The Blackhawks clearly won't be buyers at the trade deadline, as confirmed by GM Stan Bowman to NBC Sports Chicago, but as the season continues to slip away at a rapid rate — if it hasn't already — they certainly will start either shopping or listening to offers on some of their unrestricted free agents. They have to.

Bouma and Wingels fall into that category as potential depth players for a contending team, and it sure felt like they were awarded some ice time to help showcase their talents and what they could bring to the table.

Each of them saw significant time on the power play (Wingels at 4:14, Bouma at 3:48), with Bouma getting a secondary assist on DeBrincat's goal. You could argue they were on the units to provide net-front presence, but it wouldn't have taken this long to give them a look there if it was just that.

5. Should the Blackhawks shut down Corey Crawford?

For the first time since being placed on injured reserve Dec. 27, Crawford met with the media in Arizona after practicing with the team at morning skate in another positive step in his recovery. There's no timetable for his return yet, but he's making progress and the Blackhawks are hopeful he could return perhaps by next week.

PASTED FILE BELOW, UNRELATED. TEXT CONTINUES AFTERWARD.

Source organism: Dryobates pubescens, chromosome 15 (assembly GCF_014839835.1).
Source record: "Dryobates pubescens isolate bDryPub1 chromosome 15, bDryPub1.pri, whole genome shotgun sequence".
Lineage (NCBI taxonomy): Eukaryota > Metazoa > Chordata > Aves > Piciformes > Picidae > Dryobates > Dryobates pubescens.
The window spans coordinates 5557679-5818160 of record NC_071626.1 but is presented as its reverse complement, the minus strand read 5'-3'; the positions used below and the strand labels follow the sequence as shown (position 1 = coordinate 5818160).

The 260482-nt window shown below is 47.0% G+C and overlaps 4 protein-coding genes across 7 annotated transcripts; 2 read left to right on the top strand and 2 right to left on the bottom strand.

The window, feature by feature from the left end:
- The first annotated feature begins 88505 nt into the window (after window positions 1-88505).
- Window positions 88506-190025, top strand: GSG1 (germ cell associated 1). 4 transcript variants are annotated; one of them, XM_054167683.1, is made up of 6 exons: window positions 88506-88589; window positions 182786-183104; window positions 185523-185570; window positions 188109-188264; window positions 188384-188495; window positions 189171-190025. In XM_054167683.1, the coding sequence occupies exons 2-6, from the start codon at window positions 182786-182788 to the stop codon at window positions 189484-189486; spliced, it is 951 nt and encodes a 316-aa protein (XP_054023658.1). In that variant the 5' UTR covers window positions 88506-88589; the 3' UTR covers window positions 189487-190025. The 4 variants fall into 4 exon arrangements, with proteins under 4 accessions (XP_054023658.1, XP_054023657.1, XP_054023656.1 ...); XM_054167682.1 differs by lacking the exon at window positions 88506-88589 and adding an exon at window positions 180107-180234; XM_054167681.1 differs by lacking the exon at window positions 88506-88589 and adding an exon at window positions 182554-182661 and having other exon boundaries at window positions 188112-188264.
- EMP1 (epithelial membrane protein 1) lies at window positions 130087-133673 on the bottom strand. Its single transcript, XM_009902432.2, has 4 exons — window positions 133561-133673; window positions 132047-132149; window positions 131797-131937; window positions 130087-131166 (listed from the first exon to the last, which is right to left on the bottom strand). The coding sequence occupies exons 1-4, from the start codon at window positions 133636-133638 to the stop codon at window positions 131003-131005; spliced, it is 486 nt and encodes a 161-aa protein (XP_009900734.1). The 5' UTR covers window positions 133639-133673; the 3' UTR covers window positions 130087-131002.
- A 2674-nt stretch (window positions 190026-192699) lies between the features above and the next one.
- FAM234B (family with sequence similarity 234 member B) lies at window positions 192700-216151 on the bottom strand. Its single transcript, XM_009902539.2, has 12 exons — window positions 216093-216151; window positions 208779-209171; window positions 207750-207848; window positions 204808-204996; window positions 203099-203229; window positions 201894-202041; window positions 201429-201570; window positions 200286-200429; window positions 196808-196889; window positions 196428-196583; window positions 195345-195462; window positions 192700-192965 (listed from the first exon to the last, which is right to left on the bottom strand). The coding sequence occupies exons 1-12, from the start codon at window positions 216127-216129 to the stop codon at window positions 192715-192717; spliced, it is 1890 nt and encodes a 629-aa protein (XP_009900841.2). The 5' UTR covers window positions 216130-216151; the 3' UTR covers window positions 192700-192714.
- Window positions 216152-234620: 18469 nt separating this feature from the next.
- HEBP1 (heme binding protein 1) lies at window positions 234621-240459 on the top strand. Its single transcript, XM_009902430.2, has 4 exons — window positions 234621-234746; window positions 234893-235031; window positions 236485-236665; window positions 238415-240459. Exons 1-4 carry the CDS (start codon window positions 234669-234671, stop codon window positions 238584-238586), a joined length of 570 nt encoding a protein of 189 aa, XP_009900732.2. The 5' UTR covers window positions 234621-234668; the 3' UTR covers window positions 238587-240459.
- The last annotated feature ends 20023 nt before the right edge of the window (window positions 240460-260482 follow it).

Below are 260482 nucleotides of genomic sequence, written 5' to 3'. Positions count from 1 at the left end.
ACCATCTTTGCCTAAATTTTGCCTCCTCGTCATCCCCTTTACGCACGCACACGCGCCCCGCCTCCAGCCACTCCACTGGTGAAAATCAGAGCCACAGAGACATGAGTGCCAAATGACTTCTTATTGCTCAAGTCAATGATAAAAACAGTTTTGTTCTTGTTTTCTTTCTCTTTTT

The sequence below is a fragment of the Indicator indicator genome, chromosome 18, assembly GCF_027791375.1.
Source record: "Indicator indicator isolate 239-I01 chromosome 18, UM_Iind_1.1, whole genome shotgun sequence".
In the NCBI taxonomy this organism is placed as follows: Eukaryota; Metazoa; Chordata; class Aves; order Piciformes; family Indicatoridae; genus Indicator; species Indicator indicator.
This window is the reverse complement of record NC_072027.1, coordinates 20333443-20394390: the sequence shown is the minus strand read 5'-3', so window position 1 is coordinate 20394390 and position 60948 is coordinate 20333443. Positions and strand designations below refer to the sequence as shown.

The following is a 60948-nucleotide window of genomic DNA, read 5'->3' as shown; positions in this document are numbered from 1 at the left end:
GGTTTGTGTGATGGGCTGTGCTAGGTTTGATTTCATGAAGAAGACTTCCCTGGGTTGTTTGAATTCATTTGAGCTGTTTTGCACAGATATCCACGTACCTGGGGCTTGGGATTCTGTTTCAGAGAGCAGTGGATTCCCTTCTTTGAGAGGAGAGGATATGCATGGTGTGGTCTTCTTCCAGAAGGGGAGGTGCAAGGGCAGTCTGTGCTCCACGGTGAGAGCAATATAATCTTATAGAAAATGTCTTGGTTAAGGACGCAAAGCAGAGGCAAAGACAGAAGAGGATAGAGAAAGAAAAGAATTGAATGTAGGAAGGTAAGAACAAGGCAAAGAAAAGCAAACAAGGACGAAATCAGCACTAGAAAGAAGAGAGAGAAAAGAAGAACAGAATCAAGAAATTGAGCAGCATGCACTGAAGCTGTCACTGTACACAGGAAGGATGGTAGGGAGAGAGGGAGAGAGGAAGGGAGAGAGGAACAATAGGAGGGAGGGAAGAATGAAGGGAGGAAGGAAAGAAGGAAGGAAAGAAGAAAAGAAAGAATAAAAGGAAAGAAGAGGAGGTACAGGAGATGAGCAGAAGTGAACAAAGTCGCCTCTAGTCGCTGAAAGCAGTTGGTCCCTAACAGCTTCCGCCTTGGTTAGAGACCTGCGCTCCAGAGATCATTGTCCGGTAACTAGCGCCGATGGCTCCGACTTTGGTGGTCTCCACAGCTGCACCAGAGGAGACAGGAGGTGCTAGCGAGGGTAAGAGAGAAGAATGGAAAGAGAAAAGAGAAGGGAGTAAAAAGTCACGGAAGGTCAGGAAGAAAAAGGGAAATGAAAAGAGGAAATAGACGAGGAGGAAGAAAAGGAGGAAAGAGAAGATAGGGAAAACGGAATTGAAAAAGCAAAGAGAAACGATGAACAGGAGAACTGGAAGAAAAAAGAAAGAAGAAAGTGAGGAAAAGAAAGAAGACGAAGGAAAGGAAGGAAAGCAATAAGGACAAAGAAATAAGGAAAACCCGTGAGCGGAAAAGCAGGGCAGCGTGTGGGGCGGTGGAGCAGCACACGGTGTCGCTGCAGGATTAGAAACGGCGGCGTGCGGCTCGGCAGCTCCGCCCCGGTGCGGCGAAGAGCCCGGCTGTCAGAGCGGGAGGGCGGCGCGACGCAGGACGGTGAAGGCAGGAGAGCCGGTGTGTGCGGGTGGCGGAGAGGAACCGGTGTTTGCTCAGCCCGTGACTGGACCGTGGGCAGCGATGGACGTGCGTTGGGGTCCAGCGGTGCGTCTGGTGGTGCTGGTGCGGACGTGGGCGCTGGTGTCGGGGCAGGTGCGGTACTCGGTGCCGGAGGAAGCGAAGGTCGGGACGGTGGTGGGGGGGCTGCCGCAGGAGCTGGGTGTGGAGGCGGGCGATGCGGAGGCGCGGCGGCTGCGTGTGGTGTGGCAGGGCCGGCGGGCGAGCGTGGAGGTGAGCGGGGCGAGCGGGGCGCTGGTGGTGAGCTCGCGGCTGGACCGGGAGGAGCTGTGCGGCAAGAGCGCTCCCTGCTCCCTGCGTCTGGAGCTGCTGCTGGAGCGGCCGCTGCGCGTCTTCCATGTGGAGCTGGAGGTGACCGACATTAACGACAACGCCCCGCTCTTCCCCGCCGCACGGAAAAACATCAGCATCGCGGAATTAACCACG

With their playoff chances falling to 1.3 percent though following their sixth straight loss, should they just shut him down for the rest of the season? 

If he's 100 percent healthy to come back and the Blackhawks want to use the final month and a half or so to evaluate their team as a whole with their two-time Stanley Cup-winning goaltender anchoring the crease going into an important offseason, let him play. But if the motivation is to get him back just to salvage whatever's left of their playoff hopes, the Blackhawks should consider sitting him and allow him to regroup physically and mentally for the 2018-19 season.

For what it's worth, Quenneville told reporters there hasn't been any discussion pertaining to that possibility so it doesn't appear to be in the plans, unless their mindset changes as the losses continue to quickly pile up.

The pros and cons of reuniting Patrick Kane and Jonathan Toews on Blackhawks top line


The pros and cons of reuniting Patrick Kane and Jonathan Toews on Blackhawks top line

Jonathan Toews' offense usually comes in spurts. We're seeing it again right now.

But it's no coincidence his numbers have spiked since Patrick Kane joined him on the top line.